Clastic dikes are cross-cutting (discordant), tabular bodies that are filled with sediment.
In the Dead Sea basin Early Holocene seismic activity triggered fluidization and clastic-dike emplacement within Late Pleistocene lacustrine Lisan Formation sediments. Hundreds of opening-mode dikes were documented in four distinct sites in relatively small areas (up to 5 sq.km): Bet Ha’Arava, Masada Plain, Nahal Amazyahu, and Ami’az Plain, where a radial system converges at an active salt intrusion (diapir).
Research partners: Amotz Agnon, Rami Weinberger, Tsafrir Levi, Tahar AÏfa, Yehuda Eyal, Yael Jacoby.
Publications related to clastic dikes
- Marco, S., and Agnon, A., 1996, Diapir-related fissures in the Ami'az Plateau: Isr. Geol. Surv. Current Res., v. 10, p. 79-80. pdf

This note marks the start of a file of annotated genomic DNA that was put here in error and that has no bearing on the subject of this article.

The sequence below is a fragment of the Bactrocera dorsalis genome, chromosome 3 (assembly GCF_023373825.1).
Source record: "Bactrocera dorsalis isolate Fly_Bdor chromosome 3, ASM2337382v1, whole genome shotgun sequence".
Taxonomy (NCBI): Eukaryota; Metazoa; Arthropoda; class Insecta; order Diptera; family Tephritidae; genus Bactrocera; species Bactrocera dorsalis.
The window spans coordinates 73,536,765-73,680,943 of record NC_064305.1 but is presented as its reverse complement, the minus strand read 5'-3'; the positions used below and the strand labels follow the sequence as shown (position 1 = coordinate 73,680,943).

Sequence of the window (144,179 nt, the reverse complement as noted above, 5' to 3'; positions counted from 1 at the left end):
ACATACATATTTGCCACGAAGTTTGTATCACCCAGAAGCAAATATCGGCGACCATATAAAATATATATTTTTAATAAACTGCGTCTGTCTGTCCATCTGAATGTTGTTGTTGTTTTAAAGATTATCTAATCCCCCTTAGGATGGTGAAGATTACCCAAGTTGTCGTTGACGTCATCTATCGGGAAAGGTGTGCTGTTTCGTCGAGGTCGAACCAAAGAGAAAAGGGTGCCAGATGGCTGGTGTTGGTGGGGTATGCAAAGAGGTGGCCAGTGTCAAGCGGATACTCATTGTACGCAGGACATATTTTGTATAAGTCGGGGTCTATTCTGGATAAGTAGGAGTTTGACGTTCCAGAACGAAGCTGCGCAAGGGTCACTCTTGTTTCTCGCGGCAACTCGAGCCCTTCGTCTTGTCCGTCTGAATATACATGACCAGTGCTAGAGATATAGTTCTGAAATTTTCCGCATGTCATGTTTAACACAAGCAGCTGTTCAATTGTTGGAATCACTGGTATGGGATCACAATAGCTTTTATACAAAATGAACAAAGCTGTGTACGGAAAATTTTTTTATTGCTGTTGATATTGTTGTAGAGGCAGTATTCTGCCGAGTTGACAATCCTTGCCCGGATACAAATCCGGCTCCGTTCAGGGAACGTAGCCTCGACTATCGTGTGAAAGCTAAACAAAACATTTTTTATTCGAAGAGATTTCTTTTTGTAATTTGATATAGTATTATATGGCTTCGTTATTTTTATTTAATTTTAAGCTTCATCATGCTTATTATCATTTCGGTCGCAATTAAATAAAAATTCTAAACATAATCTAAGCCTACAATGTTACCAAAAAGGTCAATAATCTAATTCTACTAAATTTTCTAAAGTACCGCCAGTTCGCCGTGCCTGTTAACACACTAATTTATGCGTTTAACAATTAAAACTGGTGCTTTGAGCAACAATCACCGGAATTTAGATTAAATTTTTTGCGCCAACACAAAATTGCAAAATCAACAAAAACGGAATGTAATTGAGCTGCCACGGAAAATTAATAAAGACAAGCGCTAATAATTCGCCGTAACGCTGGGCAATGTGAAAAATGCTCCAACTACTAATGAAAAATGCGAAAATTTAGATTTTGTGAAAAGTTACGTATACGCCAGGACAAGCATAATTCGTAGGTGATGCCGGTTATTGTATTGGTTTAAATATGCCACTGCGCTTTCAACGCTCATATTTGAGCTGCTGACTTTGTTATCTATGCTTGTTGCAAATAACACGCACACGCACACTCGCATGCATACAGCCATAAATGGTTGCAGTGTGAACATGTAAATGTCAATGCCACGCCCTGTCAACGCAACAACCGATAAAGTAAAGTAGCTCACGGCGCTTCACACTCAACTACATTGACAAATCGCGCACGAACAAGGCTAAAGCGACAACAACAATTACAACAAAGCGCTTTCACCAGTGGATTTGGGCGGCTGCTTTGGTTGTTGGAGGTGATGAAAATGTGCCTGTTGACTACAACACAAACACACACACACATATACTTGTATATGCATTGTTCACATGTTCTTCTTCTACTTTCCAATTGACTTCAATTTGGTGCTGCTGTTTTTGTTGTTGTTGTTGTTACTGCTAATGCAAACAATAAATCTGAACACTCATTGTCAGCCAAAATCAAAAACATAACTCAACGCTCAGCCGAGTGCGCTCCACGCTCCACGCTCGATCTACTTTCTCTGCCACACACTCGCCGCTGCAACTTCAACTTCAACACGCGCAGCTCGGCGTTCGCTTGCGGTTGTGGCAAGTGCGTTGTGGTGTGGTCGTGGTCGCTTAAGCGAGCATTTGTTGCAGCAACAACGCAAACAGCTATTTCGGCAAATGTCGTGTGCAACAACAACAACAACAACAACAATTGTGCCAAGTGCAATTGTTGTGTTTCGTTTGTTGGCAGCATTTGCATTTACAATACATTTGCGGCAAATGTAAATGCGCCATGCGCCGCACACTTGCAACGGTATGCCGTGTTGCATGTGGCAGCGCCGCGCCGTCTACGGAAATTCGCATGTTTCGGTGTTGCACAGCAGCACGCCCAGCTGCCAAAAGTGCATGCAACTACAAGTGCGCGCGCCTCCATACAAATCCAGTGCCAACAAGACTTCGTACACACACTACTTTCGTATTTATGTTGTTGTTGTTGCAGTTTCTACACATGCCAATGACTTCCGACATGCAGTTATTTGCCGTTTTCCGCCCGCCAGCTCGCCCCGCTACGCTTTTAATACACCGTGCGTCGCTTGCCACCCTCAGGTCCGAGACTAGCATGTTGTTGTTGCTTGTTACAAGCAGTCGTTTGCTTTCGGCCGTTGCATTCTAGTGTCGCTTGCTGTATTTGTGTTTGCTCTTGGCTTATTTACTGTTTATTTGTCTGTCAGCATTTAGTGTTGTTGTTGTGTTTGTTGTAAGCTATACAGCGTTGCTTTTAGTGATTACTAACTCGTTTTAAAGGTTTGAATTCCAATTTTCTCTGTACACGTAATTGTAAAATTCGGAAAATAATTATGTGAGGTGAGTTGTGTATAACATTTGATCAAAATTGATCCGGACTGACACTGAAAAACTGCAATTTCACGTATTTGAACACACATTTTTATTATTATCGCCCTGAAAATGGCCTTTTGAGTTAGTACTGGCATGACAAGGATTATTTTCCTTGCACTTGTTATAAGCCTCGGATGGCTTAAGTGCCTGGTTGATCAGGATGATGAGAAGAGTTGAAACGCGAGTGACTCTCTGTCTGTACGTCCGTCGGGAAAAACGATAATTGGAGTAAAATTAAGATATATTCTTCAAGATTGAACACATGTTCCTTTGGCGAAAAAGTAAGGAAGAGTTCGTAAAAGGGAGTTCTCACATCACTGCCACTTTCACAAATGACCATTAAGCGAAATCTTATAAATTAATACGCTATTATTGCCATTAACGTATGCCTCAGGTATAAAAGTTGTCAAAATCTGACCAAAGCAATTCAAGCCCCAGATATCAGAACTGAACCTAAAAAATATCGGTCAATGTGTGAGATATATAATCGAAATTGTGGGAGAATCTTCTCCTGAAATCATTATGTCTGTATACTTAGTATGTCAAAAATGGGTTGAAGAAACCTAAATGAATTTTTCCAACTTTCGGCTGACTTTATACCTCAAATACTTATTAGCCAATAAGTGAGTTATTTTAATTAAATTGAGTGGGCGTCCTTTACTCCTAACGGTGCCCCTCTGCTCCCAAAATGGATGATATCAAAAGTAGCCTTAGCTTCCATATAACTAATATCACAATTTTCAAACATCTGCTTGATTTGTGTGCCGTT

- Marco, S., Weinberger, R., and Agnon, A., 2002, Radial clastic dykes formed by a salt diapir in the Dead Sea Rift, Israel: Terra Nova, v. 14, p. 288-294. pdf.
- Levi, T., Weinberger, R., Aïfa, T., Eyal, Y., and Marco, S., 2006, Earthquake-induced clastic dikes detected by anisotropy of magnetic susceptibility: Geology, v. 34, p. 69-72. pdf
- Levi, T., Weinberger, R., Aïfa, T., Eyal, Y., and Marco, S., 2006, Injection mechanism of clay-rich sediments into dikes during earthquakes: Geochemistry, Geophysics, and Geosystems, v. 7, no. 12, p. Q12009 (doi:12010.11029/12006GC001410). pdf
- Jacoby, Y., Weinberger, R., Levi, T., and Marco, S., 2014, Clastic dikes in the Dead Sea Basin as indicators of local site amplification: Natural Hazards, v. 75:1649–1676. pdf